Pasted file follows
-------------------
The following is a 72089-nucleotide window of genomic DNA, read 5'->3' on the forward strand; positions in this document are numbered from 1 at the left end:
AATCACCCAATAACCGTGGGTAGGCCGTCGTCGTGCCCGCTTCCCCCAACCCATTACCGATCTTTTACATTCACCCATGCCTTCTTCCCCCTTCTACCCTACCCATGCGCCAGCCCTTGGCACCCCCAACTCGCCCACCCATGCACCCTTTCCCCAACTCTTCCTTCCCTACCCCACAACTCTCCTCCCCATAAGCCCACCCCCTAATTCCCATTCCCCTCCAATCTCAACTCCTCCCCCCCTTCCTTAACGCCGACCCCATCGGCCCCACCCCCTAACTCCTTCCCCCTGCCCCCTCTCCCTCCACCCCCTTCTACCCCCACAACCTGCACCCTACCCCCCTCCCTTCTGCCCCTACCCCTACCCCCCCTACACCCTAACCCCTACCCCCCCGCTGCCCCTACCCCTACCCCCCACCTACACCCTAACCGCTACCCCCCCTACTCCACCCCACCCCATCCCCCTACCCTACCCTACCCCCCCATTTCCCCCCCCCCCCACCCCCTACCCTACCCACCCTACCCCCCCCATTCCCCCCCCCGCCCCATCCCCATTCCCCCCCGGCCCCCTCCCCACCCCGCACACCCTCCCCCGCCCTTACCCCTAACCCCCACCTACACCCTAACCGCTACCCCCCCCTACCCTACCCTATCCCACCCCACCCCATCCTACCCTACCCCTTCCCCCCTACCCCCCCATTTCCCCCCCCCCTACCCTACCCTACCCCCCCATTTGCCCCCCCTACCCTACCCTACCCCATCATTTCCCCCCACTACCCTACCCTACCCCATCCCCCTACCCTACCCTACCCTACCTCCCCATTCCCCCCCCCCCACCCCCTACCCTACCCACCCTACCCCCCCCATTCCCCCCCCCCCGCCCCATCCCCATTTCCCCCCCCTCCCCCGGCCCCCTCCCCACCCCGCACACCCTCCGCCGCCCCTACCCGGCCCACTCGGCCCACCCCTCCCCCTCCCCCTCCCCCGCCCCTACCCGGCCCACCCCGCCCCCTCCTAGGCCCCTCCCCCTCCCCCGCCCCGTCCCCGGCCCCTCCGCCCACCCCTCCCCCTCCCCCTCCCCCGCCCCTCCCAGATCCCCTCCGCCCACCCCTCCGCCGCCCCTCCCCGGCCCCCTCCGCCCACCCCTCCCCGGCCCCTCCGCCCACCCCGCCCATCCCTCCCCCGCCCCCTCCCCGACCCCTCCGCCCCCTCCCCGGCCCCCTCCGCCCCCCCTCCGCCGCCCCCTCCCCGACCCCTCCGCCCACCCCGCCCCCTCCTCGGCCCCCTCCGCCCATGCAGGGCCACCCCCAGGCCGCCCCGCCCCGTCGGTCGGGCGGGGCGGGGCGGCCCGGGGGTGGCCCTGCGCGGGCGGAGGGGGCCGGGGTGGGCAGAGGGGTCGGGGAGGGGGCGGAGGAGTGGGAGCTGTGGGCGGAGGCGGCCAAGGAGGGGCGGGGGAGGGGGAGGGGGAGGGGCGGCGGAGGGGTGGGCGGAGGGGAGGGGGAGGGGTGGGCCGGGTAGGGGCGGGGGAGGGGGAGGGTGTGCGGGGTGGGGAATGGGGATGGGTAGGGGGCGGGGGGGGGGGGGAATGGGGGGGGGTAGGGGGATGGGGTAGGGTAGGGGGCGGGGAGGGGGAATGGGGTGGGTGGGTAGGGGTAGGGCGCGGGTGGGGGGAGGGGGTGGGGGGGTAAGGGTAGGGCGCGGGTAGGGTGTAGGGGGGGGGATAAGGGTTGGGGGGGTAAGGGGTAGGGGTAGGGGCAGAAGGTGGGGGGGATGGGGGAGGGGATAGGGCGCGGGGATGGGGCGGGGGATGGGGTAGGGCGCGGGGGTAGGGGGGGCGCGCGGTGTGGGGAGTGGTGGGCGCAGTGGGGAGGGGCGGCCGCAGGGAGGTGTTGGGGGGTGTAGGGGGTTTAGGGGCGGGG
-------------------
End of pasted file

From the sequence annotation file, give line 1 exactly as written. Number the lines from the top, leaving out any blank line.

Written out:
The following is a 72089-nucleotide window of genomic DNA, read 5'->3' on the forward strand; positions in this document are numbered from 1 at the left end: